Puma Biotechnology (PBYI) shares fell Monday on the surprise disclosure that two drugs, not just one, may be necessary to prevent serious diarrhea from afflicting breast cancer patients treated with its experimental drug neratinib.
A marketing application for neratinib to treat breast cancer is under review by the U.S. Food and Drug Administration. Monday's disclosure that Puma is adding a second drug to its diarrhea prophylaxis protocol for neratinib-treated patients once again raises concern that the drug is too toxic to be approved.
Puma shares fell 27% to $36.85 Monday after a research abstract outlining new neratinib diarrhea safety data was posted in advance of a breast cancer research meeting being held in December.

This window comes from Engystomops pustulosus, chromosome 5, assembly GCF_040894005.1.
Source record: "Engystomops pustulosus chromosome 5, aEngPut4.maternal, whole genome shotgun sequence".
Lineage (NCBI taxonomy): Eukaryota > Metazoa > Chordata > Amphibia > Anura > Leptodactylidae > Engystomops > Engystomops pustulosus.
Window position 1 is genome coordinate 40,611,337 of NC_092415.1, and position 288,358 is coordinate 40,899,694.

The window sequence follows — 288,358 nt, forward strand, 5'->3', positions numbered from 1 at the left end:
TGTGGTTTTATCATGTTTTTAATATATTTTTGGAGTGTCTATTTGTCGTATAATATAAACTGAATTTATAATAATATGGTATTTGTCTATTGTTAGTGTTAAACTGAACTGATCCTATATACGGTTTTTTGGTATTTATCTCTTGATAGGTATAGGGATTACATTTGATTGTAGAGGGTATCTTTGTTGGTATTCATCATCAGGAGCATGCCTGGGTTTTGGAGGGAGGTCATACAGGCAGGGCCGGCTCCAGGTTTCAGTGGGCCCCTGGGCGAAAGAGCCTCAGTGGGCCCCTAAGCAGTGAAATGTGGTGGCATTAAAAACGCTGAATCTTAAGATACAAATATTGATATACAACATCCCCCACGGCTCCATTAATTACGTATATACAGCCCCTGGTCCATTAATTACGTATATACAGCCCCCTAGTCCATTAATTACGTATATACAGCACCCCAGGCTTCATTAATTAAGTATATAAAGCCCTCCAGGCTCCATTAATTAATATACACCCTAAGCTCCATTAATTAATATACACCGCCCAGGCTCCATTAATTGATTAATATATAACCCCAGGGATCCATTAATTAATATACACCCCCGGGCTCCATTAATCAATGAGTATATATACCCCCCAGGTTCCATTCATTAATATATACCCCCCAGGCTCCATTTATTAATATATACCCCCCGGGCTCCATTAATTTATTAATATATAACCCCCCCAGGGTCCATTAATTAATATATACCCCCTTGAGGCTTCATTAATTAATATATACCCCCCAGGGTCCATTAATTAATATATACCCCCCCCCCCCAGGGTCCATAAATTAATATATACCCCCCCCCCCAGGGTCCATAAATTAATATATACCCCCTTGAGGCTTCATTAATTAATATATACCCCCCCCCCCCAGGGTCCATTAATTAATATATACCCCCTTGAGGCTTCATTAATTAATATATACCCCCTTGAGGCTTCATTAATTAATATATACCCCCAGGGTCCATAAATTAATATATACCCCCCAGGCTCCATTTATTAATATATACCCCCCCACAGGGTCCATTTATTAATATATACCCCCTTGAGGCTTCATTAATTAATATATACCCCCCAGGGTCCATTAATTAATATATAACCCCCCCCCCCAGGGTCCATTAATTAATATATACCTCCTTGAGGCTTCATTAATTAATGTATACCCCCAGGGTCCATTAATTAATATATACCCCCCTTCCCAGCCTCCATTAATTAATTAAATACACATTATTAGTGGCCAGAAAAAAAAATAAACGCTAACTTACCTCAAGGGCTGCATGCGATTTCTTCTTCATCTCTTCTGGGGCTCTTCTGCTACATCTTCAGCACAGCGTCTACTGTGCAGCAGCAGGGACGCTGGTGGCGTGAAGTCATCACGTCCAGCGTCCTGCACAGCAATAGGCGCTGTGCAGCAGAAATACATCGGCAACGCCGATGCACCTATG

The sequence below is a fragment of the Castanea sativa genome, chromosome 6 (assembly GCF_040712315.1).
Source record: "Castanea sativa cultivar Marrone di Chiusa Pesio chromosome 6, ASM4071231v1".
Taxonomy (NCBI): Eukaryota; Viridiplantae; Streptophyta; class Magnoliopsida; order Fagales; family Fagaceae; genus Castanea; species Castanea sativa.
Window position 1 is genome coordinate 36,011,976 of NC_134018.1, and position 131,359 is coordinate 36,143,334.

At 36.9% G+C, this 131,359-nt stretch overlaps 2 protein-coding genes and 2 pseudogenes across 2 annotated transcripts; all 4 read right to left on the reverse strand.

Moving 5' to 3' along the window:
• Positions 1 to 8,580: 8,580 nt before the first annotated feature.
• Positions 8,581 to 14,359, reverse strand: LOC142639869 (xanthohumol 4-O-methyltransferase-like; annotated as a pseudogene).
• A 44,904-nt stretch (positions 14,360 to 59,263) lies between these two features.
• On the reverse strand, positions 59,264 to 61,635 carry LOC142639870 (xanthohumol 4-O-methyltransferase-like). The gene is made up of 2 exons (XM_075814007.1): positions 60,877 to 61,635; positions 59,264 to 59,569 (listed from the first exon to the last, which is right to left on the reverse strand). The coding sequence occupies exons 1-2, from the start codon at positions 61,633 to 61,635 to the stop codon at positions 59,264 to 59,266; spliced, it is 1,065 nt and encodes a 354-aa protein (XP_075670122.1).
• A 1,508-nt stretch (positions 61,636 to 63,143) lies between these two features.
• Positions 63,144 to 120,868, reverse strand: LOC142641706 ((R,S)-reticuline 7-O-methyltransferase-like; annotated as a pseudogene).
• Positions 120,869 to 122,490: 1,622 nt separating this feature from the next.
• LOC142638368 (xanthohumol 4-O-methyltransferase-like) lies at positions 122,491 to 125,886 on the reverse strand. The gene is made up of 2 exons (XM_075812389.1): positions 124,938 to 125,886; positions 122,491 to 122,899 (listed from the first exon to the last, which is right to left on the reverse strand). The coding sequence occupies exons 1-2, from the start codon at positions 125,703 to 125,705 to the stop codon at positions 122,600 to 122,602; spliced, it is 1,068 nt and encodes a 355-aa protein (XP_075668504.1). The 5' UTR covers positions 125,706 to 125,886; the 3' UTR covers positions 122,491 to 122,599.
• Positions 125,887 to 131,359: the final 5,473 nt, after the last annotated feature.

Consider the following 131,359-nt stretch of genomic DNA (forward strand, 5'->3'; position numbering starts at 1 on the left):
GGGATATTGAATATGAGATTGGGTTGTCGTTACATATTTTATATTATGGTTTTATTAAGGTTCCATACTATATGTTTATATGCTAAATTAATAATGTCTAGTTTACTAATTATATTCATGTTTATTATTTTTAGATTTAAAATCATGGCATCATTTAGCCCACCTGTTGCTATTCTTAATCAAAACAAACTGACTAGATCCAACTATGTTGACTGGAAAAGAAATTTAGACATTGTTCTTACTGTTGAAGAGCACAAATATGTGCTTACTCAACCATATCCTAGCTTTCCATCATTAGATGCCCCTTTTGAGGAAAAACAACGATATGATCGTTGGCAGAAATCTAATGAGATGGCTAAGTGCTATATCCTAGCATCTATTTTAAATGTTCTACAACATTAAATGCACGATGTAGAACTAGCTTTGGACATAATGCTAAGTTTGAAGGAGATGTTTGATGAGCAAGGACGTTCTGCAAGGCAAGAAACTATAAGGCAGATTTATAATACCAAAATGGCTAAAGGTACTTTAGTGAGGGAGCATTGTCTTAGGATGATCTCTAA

The abstract describes results from a clinical trial in which Puma is using preventative dosing of the anti-diarrheal medicine loperamide to lower the incidence of serious diarrhea reported in neratinib-treated breast cancer patients. The abstract, however, also discloses a new anti-diarrheal regimen consisting of loperamide and budesonide, a steroid.
Investors reacted negatively to the addition of budesonide because it suggests loperamide alone isn't working well enough.
The rate of grade 3 diarrhea was 27% in neratinib-treated breast cancer patients treated with preventative doses of loperamide. When loperamide and budesonide were used together, the rate of grade 3 diarrhea fell to 12.5%, according to the research abstract.
Grade 3 diarrhea is defined as an increase of seven or more stools per day plus incontinence. Without any preventative treatment, 40% of neratinib-treated breast cancer patients experience grade 3 diarrhea or higher.